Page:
'Working Wounded': Office Bullies

Dear Wounded: I work with a guy who has a very short fuse. Short of getting a new job, is there anything that I can do to minimize the odds he'll blow up in my face?

Answer: During college I spent a summer working in the geriatric unit of a state psychiatric hospital. One day a patient came up to me yelling and agitated. Before I knew what was happening, he punched me right in the jaw. I was nicknamed punching bag for the rest of the summer by the staff.

I was only punched once that summer, because from then on I was much more aware of trouble's warning signs. I also learned tricks for spotting and extricating myself from dangerous situations. I've listed below a series of potentially dangerous situations and strategies on how to respond. For more, check out "Angry Men" by Lynne McClure (Impact, 2004).

How do you deal with someone shouting in your face? It's tough to stay calm when someone is yelling in your face. One colleague had a great strategy to calm someone down; as soon as they started yelling he starts whispering. Turning and walking away is also a reasonable response to a bully. Find your own techniques for maintaining control and not allowing yourself to get sucked in to someone else's hostility.

Is it just best to agree with them and to try to move on? Often the path of least resistance is to just agree with someone who is hostile, violent or just a jerk. McClure says that some bullies can be testing you and that you'll only be able to deal with them if you stick by your guns and don't let them push you around. This is not a strategy for the faint of heart, so proceed down this path with caution.

What if they continue to harass you? Bullies hate a fair fight. That's why they tend to hassle specific people, usually when they are by themselves. It's important not to allow yourself to be isolated. Talk to HR, your boss, your union, EAP and to co-workers. There is often strength in numbers.

Is there any way to end the bullying? Some people have successfully stood up to a bully and put the crummy treatment behind them. More often it's important to build a case and collect all the evidence you can against the bully. Nasty e-mails, abusive notes and conversations overheard by co-workers can all help to document the problems created by the bully. Don't get mad, get evidence.

What if it gets unbearable? Unfortunately, as long as your organization doesn't deal with bullying behavior, the only way to solve the problem may be for you to leave. That's why it's so important to hold management accountable for maintaining a safe workplace and not just let bullies steamroll over everyone else.

Follow these tips and the only thing that should get punched at work will be the time clock.

We'd like to hear your strategy for dealing with a bully. I'll give an autographed copy of "Working Wounded: Advice that adds insight to injury" (Warner, 2000) to the best submission. Send your entry, name & address via: http://workingwounded.com or via email: bob@workingwounded.com. Entries must be received by Wednesday (January 19).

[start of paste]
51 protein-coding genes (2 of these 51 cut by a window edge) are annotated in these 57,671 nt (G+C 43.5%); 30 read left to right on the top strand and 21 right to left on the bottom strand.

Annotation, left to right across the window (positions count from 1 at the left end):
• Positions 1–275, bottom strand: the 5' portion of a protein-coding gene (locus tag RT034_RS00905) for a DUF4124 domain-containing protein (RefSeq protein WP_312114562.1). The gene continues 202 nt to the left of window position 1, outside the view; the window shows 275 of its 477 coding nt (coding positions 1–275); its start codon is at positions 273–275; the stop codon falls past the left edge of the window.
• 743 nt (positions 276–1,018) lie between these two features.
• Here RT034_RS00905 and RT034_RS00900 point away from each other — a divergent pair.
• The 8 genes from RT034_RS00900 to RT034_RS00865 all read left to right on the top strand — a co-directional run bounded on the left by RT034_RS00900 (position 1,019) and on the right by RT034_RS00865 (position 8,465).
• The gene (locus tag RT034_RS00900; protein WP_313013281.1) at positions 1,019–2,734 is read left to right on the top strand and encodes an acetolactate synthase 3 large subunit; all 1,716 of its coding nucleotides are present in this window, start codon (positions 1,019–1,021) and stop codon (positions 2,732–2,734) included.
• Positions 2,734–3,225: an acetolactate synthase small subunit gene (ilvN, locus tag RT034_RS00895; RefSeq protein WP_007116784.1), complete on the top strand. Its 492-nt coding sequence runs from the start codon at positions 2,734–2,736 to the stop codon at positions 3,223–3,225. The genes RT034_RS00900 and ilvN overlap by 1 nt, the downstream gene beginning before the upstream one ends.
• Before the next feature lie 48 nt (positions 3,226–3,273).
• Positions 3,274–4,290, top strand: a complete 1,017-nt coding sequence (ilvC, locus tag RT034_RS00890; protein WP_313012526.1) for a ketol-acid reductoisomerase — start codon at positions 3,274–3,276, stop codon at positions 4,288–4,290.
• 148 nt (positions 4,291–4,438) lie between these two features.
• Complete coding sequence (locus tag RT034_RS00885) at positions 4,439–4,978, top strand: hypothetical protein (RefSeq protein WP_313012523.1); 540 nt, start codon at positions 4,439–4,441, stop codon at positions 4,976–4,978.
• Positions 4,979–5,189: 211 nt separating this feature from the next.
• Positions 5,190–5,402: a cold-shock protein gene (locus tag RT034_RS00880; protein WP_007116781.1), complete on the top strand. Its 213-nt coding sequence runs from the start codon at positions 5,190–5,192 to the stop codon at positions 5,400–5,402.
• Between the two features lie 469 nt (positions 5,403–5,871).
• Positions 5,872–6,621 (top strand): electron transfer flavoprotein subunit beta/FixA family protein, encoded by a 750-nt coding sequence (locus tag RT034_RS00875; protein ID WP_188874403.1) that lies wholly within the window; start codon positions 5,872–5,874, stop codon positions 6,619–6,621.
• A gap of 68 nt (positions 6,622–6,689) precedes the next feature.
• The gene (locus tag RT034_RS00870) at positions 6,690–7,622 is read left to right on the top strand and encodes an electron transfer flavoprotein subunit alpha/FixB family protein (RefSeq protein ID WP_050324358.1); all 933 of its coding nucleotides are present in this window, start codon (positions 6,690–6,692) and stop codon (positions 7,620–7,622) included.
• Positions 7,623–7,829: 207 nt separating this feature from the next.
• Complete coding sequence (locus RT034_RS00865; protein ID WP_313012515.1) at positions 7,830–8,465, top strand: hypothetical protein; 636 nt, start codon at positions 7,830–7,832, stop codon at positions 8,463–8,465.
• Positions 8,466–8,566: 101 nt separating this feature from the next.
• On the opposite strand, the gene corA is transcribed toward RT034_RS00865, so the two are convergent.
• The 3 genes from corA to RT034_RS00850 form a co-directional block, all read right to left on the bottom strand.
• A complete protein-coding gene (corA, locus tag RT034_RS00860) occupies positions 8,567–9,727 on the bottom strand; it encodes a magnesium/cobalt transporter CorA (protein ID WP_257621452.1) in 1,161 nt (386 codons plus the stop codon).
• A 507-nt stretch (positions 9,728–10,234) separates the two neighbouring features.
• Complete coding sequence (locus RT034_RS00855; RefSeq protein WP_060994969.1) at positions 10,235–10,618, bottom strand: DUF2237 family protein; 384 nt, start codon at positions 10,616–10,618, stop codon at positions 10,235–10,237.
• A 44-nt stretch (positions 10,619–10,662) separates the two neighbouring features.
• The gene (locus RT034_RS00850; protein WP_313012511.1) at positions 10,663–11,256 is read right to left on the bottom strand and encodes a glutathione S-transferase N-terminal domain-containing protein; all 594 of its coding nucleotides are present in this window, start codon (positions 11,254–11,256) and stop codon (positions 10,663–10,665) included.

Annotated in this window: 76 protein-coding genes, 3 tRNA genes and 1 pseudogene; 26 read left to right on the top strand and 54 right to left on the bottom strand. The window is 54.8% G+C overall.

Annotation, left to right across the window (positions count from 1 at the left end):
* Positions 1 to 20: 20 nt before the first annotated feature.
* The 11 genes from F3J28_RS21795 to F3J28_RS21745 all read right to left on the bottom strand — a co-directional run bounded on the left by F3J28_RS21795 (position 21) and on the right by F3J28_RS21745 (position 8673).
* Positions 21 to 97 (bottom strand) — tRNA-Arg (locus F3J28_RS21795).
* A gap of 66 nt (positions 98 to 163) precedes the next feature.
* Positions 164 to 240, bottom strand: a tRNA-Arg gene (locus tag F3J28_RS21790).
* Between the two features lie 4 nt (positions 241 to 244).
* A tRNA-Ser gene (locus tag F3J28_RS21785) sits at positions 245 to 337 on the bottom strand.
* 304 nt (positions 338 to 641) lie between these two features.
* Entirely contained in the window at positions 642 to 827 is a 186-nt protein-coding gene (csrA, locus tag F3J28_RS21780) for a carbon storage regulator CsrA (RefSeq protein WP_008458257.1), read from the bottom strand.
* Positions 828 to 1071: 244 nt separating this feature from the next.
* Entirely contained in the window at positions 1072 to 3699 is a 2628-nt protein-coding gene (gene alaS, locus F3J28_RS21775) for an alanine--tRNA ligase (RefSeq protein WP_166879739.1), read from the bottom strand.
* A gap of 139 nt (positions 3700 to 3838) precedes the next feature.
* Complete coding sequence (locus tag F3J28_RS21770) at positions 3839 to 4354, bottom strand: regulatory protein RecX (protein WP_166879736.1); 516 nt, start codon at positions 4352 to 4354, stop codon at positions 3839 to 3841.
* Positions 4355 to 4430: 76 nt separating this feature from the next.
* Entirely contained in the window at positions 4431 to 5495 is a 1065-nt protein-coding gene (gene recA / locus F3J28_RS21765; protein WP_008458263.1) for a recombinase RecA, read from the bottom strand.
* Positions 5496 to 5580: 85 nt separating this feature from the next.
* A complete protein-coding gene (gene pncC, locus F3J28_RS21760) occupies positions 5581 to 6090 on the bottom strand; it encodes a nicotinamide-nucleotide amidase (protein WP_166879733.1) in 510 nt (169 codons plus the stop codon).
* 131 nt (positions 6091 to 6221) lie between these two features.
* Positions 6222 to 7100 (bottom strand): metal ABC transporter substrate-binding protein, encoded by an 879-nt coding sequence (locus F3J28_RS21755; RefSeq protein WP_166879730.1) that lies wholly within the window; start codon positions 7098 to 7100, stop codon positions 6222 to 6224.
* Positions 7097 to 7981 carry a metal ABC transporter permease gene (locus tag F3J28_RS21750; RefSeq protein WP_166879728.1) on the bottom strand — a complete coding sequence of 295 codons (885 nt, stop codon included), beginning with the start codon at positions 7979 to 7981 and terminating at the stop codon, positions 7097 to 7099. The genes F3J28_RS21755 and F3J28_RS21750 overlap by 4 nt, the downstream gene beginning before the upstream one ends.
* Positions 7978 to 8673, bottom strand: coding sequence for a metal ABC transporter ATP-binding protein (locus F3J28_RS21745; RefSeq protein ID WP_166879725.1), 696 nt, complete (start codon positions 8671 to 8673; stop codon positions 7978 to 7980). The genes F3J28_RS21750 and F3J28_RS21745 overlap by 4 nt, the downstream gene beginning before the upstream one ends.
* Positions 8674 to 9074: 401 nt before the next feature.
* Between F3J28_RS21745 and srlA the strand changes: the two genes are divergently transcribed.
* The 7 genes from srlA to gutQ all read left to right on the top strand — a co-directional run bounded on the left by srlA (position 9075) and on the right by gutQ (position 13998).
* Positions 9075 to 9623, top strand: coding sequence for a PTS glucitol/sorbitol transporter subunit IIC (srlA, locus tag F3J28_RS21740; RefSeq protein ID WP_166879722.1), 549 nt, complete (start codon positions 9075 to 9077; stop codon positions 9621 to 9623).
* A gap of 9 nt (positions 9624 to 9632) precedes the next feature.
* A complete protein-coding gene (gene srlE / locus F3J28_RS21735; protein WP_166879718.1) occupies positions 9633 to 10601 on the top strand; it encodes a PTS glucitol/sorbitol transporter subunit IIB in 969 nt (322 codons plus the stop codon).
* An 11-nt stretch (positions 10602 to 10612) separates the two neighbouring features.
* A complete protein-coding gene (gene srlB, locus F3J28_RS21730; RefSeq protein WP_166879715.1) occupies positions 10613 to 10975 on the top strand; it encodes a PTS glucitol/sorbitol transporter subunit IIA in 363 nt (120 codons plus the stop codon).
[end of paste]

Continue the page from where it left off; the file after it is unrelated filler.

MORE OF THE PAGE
Online Ballot and Contest

Here are the results from a recent workingwounded.com/ABCNEWS.com online ballot:
Was the best boss you've ever had a man or a woman?

      The question itself is sexist, 9 percent
      I've yet to have a best boss, 16.1 percent
      A woman, 31.3 percent
      A man, 43.4 percent

Winning Strategy

Our winning strategy on the difference between men and women in management comes from Dawn S. in Calgary, Alberta, Canada.:

"Experience tells me that it is the type of manager, more than the gender, that determines a good or bad manager. I need someone who can trust my abilities to do my job, but is available when I need them. I don't want them to be constantly standing behind me checking on my work or questioning why I do things the way I do (because their way is better). I am an intelligent woman who likes to make my own decisions on my work and expects my manager to show compassion when it is due but let me know (in a nice way and in private) that I have done something wrong. I see too many people being moved to management positions because of their education level, not because of their people skills. And sometimes the manager is only as good as the senior management."

List of the Week

  Leading in the wrong direction…Leadership blunders

  Clone what's worked in the past
  Refuse to listen
  Hide things
  Fail to act
  Blame others
Source: Robert Hogan

Bob Rosner is a best-selling author, speaker and internationally syndicated columnist. His newest best seller, "GRAY MATTERS: The Workplace Survival Guide" (Wiley, 2004), is a business comic book that trades cynicism for solutions. Ask Bob a question: bob@workingwounded.com or http://graymattersbook.com

ABCNEWS.com publishes a new Working Wounded column every Friday.